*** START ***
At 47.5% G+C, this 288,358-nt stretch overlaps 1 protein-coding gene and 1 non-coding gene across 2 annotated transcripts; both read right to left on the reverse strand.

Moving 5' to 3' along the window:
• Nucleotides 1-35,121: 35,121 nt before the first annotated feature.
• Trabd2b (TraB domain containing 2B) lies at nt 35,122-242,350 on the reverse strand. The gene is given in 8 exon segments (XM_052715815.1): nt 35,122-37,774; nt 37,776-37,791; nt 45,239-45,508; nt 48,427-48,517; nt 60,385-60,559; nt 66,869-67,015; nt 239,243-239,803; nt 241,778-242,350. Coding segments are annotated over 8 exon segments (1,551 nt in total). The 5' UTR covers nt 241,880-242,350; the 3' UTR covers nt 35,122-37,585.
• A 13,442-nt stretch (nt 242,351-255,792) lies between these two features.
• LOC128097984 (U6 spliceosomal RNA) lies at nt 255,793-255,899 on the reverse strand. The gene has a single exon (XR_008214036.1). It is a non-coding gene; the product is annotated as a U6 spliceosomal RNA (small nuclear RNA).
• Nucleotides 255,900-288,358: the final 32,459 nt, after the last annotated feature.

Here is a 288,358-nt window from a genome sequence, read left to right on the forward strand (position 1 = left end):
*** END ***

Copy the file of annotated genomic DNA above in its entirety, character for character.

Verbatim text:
At 47.5% G+C, this 288,358-nt stretch overlaps 1 protein-coding gene and 1 non-coding gene across 2 annotated transcripts; both read right to left on the reverse strand.

Moving 5' to 3' along the window:
• Nucleotides 1-35,121: 35,121 nt before the first annotated feature.
• Trabd2b (TraB domain containing 2B) lies at nt 35,122-242,350 on the reverse strand. The gene is given in 8 exon segments (XM_052715815.1): nt 35,122-37,774; nt 37,776-37,791; nt 45,239-45,508; nt 48,427-48,517; nt 60,385-60,559; nt 66,869-67,015; nt 239,243-239,803; nt 241,778-242,350. Coding segments are annotated over 8 exon segments (1,551 nt in total). The 5' UTR covers nt 241,880-242,350; the 3' UTR covers nt 35,122-37,585.
• A 13,442-nt stretch (nt 242,351-255,792) lies between these two features.
• LOC128097984 (U6 spliceosomal RNA) lies at nt 255,793-255,899 on the reverse strand. The gene has a single exon (XR_008214036.1). It is a non-coding gene; the product is annotated as a U6 spliceosomal RNA (small nuclear RNA).
• Nucleotides 255,900-288,358: the final 32,459 nt, after the last annotated feature.

Here is a 288,358-nt window from a genome sequence, read left to right on the forward strand (position 1 = left end):